The winter 2018-19 natural gas market was one of the most chaotic in recent memory, with the NYMEX Henry Hub futures contract last fall rocketing up to nearly $5/MMBtu in a matter of weeks, only to collapse in late 2018/early 2019 to an average $2.60 in January. The physical gas market also swung to extremes in recent months, setting both the highest ($200/MMBtu at the Sumas, WA, hub) and lowest (negative $9.00/MMBtu at the Waha hub) trades ever recorded in the U.S. These anomalies occurred amid steep supply growth from the Marcellus/Utica and Permian producing regions and rapidly advancing demand, particularly from burgeoning LNG exports along the Gulf Coast, while infrastructure scrambled to keep pace to bridge the two. And there’s more of that volatility ahead. Close to 5 Bcf/d more LNG export capacity is being added this year alone, and Lower-48 gas production is poised to continue growing. Today, we lay out our view of the recent volatility and the biggest factors shaping the gas market over the next five years, based on Rusty Braziel’s Backstage Pass Fundamental Webcast last week.
Crude differentials in the Permian are getting squeezed. The spread between Midland and WTI at Cushing widened out to near $18/bbl at one point in 2018, when pipeline capacity was scarce. But that same spread averaged a discount of only $0.25/bbl in March 2019. Differentials between Midland and the more desired sales destination at the Gulf Coast are also in a vise. What gives? Production in the Permian continues to climb, but the rapid pace of growth we saw in 2018 has slowed down a bit lately, with fewer rigs in service and fewer new wells being brought on each month. More importantly, we’ve seen several new pipeline expansions and pipeline conversions come online in bits and bursts — in some cases, ahead of schedule — and this new chunk of pipeline space has compressed Midland pricing. In today’s blog, we begin a series on Permian crude takeaway capacity and differentials, with a look at the handful of new projects that have come online in the past few months and what has happened to Permian prices as a result.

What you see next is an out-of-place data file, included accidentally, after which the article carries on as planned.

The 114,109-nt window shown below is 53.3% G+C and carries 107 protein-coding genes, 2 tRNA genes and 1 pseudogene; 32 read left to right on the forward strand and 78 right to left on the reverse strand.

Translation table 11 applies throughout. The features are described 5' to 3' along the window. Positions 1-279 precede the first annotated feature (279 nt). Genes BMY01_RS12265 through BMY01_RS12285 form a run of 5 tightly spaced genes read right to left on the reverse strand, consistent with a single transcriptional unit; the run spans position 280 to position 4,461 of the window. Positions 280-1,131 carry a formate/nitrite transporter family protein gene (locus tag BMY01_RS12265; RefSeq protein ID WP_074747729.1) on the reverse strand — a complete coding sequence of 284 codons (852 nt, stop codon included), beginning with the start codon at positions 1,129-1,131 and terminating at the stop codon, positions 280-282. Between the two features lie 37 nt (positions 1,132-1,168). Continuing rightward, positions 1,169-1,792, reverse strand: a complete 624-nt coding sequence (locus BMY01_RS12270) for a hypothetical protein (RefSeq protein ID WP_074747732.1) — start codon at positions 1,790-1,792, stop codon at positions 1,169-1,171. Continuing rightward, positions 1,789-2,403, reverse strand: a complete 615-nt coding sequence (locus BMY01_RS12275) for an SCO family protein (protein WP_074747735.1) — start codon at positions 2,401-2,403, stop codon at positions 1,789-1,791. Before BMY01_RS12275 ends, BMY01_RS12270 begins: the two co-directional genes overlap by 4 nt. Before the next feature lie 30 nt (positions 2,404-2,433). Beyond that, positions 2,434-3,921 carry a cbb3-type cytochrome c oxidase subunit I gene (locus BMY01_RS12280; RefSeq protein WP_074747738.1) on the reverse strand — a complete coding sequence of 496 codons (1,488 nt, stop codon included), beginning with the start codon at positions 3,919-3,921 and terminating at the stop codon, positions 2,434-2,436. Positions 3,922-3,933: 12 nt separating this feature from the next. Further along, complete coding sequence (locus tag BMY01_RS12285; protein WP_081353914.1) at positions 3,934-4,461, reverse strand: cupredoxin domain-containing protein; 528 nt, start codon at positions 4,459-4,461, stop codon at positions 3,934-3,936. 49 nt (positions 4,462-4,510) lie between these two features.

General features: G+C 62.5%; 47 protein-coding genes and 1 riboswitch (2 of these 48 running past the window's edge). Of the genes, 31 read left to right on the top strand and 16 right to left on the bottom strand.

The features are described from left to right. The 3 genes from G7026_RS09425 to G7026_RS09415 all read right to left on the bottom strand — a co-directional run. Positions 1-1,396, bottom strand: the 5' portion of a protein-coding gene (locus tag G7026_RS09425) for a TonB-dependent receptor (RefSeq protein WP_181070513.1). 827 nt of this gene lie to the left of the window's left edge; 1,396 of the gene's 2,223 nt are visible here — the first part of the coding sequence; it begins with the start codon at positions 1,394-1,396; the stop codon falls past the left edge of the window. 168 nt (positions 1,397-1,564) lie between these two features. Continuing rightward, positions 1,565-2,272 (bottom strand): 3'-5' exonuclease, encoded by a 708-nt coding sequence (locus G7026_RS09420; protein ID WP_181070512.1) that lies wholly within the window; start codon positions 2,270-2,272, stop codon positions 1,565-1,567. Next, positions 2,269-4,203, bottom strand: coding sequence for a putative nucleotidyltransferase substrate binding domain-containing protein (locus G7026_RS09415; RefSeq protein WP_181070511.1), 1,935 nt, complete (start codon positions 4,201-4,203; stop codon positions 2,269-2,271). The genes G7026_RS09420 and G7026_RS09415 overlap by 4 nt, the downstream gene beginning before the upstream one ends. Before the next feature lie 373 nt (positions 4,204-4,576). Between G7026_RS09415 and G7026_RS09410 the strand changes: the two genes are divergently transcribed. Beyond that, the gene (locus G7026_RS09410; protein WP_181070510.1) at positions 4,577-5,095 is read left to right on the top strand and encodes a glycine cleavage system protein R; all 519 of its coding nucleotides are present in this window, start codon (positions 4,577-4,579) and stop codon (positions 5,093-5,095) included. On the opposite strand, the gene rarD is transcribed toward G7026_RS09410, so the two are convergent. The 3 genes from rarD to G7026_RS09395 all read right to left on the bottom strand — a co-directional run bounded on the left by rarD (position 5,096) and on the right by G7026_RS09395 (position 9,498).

Permian natural gas prices are having a rough spring. After a volatile winter that saw two periods of negative-priced trades followed by a period of relatively strong prices, values at the Permian’s major trading hubs hit the skids earlier this week just as Spring Break set in for most in the Lone Star state. Once again, pipeline maintenance and burgeoning production appear to be the main culprits, but this upheaval feels different, in our view. Clearly, the price crash has reached a new level of drama, with day-ahead spot prices at West Texas’s Waha hub now settling below zero — some days by more than $0.50/MMBtu. Gas production has raced higher too, now within striking distance of 10 Bcf/d, on the coattails of continued oil pipeline capacity expansions, but new gas pipeline takeaway capacity is an estimated six months away. What becomes of Permian gas prices in the meantime, and how much worse could already-negative prices get? Today, we discuss the drivers behind the latest price deterioration and assess what’s ahead for the Permian natural gas markets.